Thus, giving the house-elf clothing to launder would be okay, but giving him clothing to dispose would not, because the house-elf would take possession of it (if it so desired) and be freed.

  • 3
    Great catch with that first quote! – The Dark Lord Sep 11 '17 at 20:55
  • Although it might be said that the locket in a sense belonged to his late master and therefore he wasn't given anything at all but only was holding it as a reminder of his beloved Regulus. Or it might be that a locket doesn't count as clothing. I'm not saying your theory is wrong btw; I'm just throwing out some other ways of looking at it however possible they mightn't be. – Pryftan Sep 12 '17 at 0:07
  • 3
    @Pryftan "...beside a number of old-fashioned robes that had been freshly laundered.” – The Dark Lord Sep 12 '17 at 9:19
  • @TheDarkLord I saw that. Maybe it's because I don't have the entire context in front of me but I read that differently as if it wasn't given to him (and I honestly can't remember nor care to speculate since speculation is seldom helpful). And as I did point out I'm throwing out different ways of looking at it and you must have noticed the word 'mightn't' rather than 'might'. I.e. I was very well aware that it's probably not valid. :) And when I bring up context I refer to the surrounding text; not just that paragraph. – Pryftan Sep 12 '17 at 22:08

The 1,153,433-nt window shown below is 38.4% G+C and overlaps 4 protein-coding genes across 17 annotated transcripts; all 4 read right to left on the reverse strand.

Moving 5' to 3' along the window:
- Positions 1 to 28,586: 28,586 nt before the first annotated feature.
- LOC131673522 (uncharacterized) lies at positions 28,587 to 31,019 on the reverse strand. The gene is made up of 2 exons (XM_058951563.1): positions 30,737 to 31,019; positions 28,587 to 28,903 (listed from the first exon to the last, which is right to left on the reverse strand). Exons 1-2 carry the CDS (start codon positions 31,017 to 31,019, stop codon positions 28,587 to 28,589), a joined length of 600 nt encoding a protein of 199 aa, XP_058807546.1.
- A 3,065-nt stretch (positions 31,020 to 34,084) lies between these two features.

10

House-elf rules are full of loopholes. Sirius tells Kreacher to 'get out'(meaning from the room), and he leaves the house entirely to consort with Bellatrix.

In addition, though Hermione is not directly presenting the woolly hats she knits to the house-elves, she leaves them hanging round Gryffindor tower in TOotP trying to liberate as many elves as possible. Evidently this counts, since the only elf who dares to touch them is Dobby.

  • 2
    She could be leaving them with notes saying they are a gift ? – JamesD Nov 21 '16 at 9:08
  • They were merely insulted by Hermione's efforts. – Bernard the Bear Apr 27 '18 at 11:32
6

Not really a question based on canon so much as every day behavior, but...